Discrediting Traditional Beliefs and Practices

The intrusion of Christian missionaries and their efforts to discredit and profane traditional African beliefs and practices added to the causes of the conflict. As the missionaries sought to impose Christianity on the locals, they often ridiculed and dismissed the indigenous spiritual and sacred practices. This not only disrupted the cultural fabric but also generated a sense of deep mistrust and resentment. The forced imposition of foreign beliefs and the undermining of indigenous traditions led to a clash of values and contributed to the growing tension.

Land Alienation and Economic Exploitation

The German settlers’ expansionist approach led to the massive appropriation of land in areas like Usambara, Meru, and Kilimanjaro. The land-grabbing, coupled with the settlers’ pursuit of farming, resulted in the displacement of Africans from their ancestral lands. The completion of railway lines also contributed to this phenomenon. The loss of land, a vital resource for sustenance and identity, deeply impacted the African communities and fueled a sense of injustice and dispossession.

Kinjekitile’s Promises and Economic Disruption

The charismatic figure of Kinjekitile played a pivotal role in uniting the Africans against the Germans. His promise of immunity to bullets created a powerful rallying point for resistance. This promise, coupled with the prevailing economic disruptions caused by German communal cotton growing schemes, fostered a climate of discontent. The Africans were coerced into working on these schemes, neglecting their own farms and leading to a decline in food security. The imposed economic hardships were further exacerbated by the fact that the earnings were redirected to the Germans as taxes, exacerbating the grievances of the local population.

Heavy Taxes and Land Use Disputes

One of the major grievances that led to the war was the heavy taxes imposed by the German East Africa Company. The imposition of these taxes was aimed at raising revenue for the administration of the German protectorate. However, the Matumbi people of Northwest Kilwa felt that the Germans should have compensated them for using their land. They viewed the taxes as unjust and a form of exploitation, as their land was being utilized without adequate compensation.

Brutality of Arab Swahili Enforcers

The Arab Swahilis employed by the German East Africa Company to collect Hut taxes and recruit laborers were notorious for their brutality. This mistreatment, including violence and humiliation, was inflicted on the local population during tax collection and forced labor recruitment. The use of such harsh methods created a sense of fear, anger, and resentment among the African communities, contributing to their desire for resistance.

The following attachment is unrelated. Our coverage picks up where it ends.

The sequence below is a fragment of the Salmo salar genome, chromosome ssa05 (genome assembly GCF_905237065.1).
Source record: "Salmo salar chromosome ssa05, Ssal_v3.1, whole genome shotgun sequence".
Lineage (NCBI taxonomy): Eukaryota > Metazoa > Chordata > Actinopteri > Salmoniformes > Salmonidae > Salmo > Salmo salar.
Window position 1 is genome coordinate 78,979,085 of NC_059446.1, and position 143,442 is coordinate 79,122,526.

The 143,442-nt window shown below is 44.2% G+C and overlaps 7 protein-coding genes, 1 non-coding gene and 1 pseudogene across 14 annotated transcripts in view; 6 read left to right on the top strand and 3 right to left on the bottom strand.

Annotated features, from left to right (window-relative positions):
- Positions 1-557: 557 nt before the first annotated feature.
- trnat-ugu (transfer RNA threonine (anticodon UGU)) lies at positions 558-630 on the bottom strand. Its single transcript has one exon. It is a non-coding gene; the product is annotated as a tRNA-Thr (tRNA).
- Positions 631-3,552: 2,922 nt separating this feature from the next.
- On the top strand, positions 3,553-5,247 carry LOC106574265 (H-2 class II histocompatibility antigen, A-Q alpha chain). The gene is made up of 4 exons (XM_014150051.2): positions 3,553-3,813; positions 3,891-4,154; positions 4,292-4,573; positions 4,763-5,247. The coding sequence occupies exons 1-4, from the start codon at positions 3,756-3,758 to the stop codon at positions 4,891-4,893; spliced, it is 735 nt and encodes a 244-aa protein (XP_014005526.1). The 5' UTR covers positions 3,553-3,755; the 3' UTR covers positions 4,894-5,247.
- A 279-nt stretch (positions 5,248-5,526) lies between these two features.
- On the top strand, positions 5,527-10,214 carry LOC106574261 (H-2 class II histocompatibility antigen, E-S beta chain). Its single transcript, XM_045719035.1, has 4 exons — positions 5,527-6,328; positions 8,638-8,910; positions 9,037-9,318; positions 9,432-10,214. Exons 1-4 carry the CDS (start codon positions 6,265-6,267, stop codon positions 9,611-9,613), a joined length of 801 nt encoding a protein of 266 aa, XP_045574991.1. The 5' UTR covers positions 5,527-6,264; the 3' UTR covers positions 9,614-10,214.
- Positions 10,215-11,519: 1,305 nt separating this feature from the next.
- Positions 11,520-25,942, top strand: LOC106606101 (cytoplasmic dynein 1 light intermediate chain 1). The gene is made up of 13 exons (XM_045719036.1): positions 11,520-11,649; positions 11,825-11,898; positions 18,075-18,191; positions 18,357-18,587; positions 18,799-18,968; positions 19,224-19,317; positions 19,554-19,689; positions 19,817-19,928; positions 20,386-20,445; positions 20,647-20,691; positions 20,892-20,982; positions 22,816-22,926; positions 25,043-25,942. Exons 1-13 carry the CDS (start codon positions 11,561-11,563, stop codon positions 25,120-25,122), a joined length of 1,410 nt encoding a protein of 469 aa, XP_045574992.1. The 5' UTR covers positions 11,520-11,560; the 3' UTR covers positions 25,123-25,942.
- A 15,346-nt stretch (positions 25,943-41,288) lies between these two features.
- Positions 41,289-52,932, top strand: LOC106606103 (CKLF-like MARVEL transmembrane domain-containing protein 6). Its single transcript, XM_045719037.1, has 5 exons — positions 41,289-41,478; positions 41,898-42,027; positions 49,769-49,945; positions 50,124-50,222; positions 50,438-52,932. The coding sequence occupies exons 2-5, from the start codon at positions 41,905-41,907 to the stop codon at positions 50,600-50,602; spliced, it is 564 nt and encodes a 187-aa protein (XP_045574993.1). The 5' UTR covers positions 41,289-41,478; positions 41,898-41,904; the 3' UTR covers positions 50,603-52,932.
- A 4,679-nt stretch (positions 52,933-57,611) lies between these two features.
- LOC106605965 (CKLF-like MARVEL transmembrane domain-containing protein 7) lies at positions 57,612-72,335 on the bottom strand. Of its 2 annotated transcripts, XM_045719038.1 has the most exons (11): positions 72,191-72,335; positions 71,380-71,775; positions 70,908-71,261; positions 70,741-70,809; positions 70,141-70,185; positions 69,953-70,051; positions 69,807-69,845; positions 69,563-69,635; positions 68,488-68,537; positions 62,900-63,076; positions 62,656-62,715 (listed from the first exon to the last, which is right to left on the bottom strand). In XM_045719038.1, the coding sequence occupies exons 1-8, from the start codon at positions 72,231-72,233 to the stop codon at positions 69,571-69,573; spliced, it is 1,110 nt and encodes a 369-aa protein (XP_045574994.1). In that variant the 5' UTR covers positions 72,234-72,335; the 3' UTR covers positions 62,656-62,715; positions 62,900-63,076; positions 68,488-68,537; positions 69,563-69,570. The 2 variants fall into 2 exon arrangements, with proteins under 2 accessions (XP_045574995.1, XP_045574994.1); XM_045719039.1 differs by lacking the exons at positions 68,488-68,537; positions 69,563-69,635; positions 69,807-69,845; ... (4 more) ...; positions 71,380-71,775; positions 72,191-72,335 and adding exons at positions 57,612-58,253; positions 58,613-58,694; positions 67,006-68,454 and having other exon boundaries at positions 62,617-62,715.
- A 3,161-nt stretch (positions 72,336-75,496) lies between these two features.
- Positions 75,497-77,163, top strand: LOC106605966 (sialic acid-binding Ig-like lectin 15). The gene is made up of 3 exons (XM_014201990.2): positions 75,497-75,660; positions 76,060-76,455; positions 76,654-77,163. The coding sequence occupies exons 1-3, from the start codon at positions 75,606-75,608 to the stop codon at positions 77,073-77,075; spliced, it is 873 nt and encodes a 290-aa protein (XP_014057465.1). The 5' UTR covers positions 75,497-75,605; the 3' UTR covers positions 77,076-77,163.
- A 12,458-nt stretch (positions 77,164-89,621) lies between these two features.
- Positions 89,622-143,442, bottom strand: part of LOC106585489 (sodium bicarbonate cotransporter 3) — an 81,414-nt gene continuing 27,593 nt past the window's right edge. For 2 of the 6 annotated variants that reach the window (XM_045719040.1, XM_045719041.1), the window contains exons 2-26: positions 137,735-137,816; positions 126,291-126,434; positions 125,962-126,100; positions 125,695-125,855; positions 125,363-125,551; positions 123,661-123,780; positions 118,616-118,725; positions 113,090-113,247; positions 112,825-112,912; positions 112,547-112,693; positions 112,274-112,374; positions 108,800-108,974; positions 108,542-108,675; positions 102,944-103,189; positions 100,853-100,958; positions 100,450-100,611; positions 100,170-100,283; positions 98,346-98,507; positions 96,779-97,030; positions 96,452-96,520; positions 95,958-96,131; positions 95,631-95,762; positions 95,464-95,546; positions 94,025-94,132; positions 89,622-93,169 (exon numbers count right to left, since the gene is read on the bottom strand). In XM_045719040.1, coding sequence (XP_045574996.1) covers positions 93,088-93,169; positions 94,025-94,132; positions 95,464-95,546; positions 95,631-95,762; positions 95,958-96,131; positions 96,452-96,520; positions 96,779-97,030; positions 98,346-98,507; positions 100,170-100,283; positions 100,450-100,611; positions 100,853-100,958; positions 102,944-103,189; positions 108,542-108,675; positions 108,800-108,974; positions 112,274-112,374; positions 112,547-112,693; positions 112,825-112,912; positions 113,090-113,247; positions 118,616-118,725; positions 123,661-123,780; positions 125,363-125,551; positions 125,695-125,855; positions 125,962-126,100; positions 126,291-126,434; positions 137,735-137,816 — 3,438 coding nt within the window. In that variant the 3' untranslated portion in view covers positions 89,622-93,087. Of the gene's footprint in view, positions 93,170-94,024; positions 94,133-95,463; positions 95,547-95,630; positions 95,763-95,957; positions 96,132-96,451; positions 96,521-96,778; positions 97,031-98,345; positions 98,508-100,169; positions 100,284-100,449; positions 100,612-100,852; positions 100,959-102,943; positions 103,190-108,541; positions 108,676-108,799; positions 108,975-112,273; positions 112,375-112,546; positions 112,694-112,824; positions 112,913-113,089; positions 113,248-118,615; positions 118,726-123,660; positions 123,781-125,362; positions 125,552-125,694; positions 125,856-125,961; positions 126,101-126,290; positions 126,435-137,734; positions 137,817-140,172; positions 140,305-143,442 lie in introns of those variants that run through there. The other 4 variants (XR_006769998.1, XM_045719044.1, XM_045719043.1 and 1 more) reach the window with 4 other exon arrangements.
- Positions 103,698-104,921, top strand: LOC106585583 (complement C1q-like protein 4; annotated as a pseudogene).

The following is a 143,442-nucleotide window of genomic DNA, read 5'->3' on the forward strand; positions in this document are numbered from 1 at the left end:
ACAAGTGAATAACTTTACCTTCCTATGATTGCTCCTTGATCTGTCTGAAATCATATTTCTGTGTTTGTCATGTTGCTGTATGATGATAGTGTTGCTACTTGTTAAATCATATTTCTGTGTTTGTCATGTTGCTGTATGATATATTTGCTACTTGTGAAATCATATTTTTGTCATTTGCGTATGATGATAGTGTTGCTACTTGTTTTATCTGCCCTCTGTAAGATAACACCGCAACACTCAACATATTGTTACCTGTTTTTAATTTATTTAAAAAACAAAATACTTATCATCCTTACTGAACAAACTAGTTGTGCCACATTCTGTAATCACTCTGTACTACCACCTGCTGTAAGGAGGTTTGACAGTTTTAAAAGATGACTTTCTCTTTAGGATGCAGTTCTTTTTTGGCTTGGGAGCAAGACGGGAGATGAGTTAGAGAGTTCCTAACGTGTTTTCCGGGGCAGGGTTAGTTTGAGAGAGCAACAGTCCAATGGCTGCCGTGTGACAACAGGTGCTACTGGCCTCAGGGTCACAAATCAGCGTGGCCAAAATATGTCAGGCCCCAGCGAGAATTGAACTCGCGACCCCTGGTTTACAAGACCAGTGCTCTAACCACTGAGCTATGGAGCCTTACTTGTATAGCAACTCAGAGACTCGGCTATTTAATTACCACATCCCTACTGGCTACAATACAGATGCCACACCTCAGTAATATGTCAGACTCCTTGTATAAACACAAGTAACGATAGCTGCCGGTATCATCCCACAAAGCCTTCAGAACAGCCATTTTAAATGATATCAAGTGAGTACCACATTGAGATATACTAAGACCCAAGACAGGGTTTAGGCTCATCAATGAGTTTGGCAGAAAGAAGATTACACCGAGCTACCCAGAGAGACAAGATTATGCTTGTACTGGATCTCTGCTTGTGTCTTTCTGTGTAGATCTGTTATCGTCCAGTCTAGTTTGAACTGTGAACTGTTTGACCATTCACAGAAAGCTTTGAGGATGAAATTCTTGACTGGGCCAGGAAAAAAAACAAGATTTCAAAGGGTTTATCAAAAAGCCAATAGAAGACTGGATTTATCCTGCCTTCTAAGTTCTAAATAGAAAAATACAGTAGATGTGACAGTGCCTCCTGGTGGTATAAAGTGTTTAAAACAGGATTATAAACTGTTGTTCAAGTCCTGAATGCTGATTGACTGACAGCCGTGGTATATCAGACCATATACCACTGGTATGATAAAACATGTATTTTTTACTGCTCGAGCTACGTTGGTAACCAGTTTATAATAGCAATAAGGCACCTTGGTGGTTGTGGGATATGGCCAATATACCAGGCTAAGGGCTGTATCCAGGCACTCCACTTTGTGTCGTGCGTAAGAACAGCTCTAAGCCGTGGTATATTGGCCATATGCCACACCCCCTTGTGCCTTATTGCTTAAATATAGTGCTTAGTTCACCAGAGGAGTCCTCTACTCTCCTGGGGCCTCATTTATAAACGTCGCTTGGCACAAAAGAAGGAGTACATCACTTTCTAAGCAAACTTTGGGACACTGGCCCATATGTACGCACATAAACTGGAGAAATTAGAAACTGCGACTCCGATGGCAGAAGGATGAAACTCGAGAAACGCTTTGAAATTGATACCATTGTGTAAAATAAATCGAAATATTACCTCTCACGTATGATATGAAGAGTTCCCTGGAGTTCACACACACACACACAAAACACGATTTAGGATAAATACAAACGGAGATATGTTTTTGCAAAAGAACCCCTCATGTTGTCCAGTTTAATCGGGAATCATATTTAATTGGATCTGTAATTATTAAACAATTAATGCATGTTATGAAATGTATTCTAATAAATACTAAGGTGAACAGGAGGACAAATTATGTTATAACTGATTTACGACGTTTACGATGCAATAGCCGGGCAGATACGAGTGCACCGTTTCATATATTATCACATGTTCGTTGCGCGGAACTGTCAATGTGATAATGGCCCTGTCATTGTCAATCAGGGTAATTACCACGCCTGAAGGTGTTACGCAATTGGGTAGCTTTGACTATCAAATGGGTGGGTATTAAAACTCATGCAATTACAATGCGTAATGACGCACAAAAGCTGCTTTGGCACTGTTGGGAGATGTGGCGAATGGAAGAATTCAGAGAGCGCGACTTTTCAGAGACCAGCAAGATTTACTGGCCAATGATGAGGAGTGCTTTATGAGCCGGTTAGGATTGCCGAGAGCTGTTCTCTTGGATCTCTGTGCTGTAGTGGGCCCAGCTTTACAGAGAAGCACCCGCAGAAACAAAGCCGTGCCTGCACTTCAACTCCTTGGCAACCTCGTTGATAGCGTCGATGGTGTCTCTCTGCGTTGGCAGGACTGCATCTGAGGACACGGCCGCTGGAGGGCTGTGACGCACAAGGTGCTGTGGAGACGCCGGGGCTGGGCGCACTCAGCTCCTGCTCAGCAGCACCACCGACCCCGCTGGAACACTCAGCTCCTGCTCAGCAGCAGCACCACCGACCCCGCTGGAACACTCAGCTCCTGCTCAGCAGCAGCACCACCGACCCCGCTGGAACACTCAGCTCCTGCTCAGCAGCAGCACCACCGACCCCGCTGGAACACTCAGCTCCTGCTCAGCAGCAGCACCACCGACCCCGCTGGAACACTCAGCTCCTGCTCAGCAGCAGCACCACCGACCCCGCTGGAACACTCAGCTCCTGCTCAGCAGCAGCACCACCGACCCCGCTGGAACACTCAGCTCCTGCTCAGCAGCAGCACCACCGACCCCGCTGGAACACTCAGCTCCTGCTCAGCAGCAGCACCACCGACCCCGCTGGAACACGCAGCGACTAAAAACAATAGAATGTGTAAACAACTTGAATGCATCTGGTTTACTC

Forced Labor and Mistreatment

The Africans were subjected to forced labor on various projects, such as cotton fields, roads, and settlers’ farms. During their labor, they were subjected to whippings and humiliations. This mistreatment extended to their relatives who witnessed the atrocities. Even lenient local leaders (Akidas or Jumbes) were punished if they did not comply with German demands. This widespread mistreatment further fueled anger and a sense of injustice.

Cotton Growing and Crop Failure

Germans forced locals, especially those in dry southern areas unsuitable for agriculture, to engage in cotton growing. However, this practice led to heavy losses due to crop failure, as cotton was not well-suited to these areas. The failure of crops caused economic hardship and deep disappointment among the affected communities, as their livelihoods were negatively impacted.

Desire for Independence

The locals’ desire to safeguard their independence and autonomy was a significant factor. German colonization threatened their traditional ways of life and systems of governance. The imposition of taxes, labor requirements, and land use disputes eroded their self-determination. This desire for independence became a driving force behind their resistance efforts.

Communal Cotton Growing and Food Security

The Germans introduced communal cotton growing schemes that required Africans to work on these projects, diverting their labor away from their own farms. This adversely affected African food security and self-sufficiency. Additionally, the money earned by Africans from their labor often had to be used to pay taxes to the Germans, further exacerbating their economic struggles.



.MUSEUMS: These are places or buildings where information and objects are preserved it involves all terms, which show culture,political-economic and technological development from the past to the present.

Objects can be early coins, clothes, mineral cowries, or religious and ceremonial symbols. Museums can be national, Regional, District and village.e.g. National Museums in DaresSalaam, Bagamoyo, Butiama, Kalenga Iringa.


Preserve historical documents and objects: Museums are responsible for preserving historical documents and objects for future generations. This includes artifacts from different cultures and time periods, as well as documents that record important events in history. Museums use a variety of techniques to preserve these items, such as storage in controlled environments, conservation, and restoration.

Shows concrete remains of objects: Museums also show concrete remains of objects. This includes fossils, archaeological finds, and other objects that provide evidence of the past. These objects can help us learn about the history of our planet, the evolution of life, and the cultures of different peoples.

It is a place for tourist and study tours: Museums are also a popular destination for tourists and study tours. People come to museums to learn about history, art, and culture. Museums offer a variety of educational programs and activities, such as lectures, workshops, and guided tours.